Jamie Moyer Slowly Building His Case for the Hall Of Fame
Talk about a Jekyll-and-Hyde.
Talk about the difference between day and night.
Talk about what a difference a few years can make.
How do you describe Jamie Moyer's baseball career?
In his first nine seasons in the majors, Moyer amassed 59 victories and 76 losses for the Chicago Cubs, the Texas Rangers, the St. Louis Cardinals and the Baltimore Orioles.
Slide Moyer's mug shot alongside the definition of "journeyman" in any baseball publication you care to mention.
At the age of 33, when pitchers, unlike fine wine, rarely improve, Moyer suddenly became, in a word, unbeatable.
In 1996, Moyer fashioned a 13-3 mark for the Boston Red Sox and the Seattle Mariners.
To prove this was no fluke, Moyer went 17-5 for the Mariners the following year.
Over the course of the next few years, Moyer became a lockdown starter for the Mariners. From 1998-2005, the resurgent lefthander won 116 games and lost only 68.
Moyer got off to a slow start in 2006, going just 6-12. The Mariners, figuring Moyer was at the end of his career, traded him to the Phillies on Aug. 19, 2006, for Andrew Barb and Andy Baldwin.
Put the latter duo's ages together at the time of the trade and they were cumulatively one year older than Moyer.
In the past two years, Moyer has risen once again, winning 30 and 19 while pitching nearly 200 innings each season. His career mark now stands at 246 wins and 185 losses.
With another 15-win season in 2009, Moyer may finally wend his way into future discussions about (Dare we say it?) his candidacy for the Hall of Fame.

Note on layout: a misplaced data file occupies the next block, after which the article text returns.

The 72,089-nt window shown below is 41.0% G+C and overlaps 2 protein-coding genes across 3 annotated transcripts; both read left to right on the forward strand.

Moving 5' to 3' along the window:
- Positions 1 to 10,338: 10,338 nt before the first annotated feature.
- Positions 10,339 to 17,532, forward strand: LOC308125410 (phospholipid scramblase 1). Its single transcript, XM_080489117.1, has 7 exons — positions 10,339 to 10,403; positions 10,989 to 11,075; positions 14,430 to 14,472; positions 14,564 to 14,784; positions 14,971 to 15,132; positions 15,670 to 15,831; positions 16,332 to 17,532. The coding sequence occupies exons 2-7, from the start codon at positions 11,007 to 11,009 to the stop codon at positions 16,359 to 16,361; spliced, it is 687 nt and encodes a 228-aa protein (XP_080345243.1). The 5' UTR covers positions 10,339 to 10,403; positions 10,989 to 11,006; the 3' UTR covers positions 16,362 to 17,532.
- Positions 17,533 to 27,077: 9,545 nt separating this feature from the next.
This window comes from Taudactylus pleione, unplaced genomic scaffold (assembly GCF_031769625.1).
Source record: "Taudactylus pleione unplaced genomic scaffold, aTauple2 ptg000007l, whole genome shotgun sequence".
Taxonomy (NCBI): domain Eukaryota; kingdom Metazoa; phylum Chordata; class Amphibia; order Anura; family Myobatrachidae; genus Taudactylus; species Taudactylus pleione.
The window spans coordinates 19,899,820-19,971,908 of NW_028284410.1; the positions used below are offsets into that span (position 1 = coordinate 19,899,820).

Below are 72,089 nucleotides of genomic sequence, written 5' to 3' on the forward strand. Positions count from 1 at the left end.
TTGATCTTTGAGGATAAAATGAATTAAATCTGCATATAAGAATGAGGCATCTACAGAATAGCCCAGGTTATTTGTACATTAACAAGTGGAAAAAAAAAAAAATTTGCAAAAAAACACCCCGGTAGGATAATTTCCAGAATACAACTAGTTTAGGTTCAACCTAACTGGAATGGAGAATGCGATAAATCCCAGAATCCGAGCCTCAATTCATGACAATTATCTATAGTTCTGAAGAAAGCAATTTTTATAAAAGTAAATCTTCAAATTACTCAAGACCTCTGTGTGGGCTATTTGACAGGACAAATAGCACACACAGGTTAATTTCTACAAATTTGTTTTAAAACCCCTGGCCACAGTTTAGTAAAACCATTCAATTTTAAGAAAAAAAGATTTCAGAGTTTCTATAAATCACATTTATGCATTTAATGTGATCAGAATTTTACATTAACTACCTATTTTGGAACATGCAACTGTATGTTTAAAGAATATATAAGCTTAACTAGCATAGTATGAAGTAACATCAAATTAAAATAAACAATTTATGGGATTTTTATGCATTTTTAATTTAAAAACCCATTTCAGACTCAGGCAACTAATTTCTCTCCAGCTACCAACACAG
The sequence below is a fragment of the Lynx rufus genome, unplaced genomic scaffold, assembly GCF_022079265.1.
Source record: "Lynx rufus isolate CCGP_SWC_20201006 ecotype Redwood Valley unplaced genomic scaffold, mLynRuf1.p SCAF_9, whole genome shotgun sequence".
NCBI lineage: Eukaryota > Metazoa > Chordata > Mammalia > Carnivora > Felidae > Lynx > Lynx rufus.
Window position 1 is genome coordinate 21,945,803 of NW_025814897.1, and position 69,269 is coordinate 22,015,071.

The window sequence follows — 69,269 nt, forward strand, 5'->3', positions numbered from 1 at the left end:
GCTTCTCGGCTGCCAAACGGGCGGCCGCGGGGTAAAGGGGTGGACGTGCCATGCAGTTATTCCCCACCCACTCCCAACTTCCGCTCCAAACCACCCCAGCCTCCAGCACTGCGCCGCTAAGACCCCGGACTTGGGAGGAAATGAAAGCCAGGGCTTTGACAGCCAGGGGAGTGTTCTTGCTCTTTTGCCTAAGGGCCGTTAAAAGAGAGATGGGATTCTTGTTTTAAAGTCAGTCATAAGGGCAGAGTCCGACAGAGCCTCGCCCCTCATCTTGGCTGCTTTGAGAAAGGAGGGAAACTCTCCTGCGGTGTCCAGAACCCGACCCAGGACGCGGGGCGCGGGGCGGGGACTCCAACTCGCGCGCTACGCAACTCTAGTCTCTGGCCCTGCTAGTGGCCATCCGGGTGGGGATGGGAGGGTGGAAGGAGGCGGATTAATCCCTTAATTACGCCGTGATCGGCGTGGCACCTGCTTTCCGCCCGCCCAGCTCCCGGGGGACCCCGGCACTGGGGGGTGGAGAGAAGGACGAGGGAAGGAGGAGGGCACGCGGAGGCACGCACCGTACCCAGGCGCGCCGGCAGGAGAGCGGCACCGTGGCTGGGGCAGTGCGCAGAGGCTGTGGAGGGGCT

Certainly, Moyer will have a long wait.
Jim Kaat, Bert Blyleven and Jack Morris are arguably more deserving. Especially Blyleven.
Kaat won 283 games in his illustrious career. Blyleven earned 287 victories. He ranks fifth in career strikeouts and ninth in career shutouts. Morris earned only 254 victories, but deserves props for his 6-1 record in postseason contests.
Cooperstown, though, has said no to them time and again.
The 300-victory plateau, a career ERA around the 3.25 mark and a Cy Young award or two in the trophy case seem to be the arbitrary demarcation line that distinguishes brilliance and say, above-average competence, to merit serious consideration.
On all counts, Moyer fails to meet the standards. In addition to not having enough victories, his ERA is 4.19, and he has never come close to winning a Cy Young.
Yet, if the Hall of Fame ever dedicates a wing to perseverance coupled with an above-average mastery of one's craft, Moyer should go to the head of the class.
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